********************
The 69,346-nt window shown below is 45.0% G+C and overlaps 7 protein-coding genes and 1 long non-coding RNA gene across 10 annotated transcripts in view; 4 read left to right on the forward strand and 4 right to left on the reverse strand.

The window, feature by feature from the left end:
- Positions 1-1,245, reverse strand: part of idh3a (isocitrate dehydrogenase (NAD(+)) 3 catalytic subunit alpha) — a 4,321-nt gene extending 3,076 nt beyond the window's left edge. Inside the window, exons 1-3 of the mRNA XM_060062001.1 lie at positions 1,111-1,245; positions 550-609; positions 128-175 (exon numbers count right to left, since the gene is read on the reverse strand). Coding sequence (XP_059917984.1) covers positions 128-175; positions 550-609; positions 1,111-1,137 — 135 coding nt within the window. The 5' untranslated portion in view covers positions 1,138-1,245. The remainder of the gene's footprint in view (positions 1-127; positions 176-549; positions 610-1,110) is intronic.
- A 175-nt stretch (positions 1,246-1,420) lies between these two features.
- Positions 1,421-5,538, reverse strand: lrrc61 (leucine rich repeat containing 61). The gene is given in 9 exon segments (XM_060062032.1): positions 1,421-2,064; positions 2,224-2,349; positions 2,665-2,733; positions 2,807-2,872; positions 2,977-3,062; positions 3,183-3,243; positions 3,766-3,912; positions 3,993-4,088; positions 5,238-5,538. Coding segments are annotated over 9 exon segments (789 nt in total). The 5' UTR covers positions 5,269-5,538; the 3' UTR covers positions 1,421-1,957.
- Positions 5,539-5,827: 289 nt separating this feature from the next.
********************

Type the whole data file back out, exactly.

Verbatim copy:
The 69,346-nt window shown below is 45.0% G+C and overlaps 7 protein-coding genes and 1 long non-coding RNA gene across 10 annotated transcripts in view; 4 read left to right on the forward strand and 4 right to left on the reverse strand.

The window, feature by feature from the left end:
- Positions 1-1,245, reverse strand: part of idh3a (isocitrate dehydrogenase (NAD(+)) 3 catalytic subunit alpha) — a 4,321-nt gene extending 3,076 nt beyond the window's left edge. Inside the window, exons 1-3 of the mRNA XM_060062001.1 lie at positions 1,111-1,245; positions 550-609; positions 128-175 (exon numbers count right to left, since the gene is read on the reverse strand). Coding sequence (XP_059917984.1) covers positions 128-175; positions 550-609; positions 1,111-1,137 — 135 coding nt within the window. The 5' untranslated portion in view covers positions 1,138-1,245. The remainder of the gene's footprint in view (positions 1-127; positions 176-549; positions 610-1,110) is intronic.
- A 175-nt stretch (positions 1,246-1,420) lies between these two features.
- Positions 1,421-5,538, reverse strand: lrrc61 (leucine rich repeat containing 61). The gene is given in 9 exon segments (XM_060062032.1): positions 1,421-2,064; positions 2,224-2,349; positions 2,665-2,733; positions 2,807-2,872; positions 2,977-3,062; positions 3,183-3,243; positions 3,766-3,912; positions 3,993-4,088; positions 5,238-5,538. Coding segments are annotated over 9 exon segments (789 nt in total). The 5' UTR covers positions 5,269-5,538; the 3' UTR covers positions 1,421-1,957.
- Positions 5,539-5,827: 289 nt separating this feature from the next.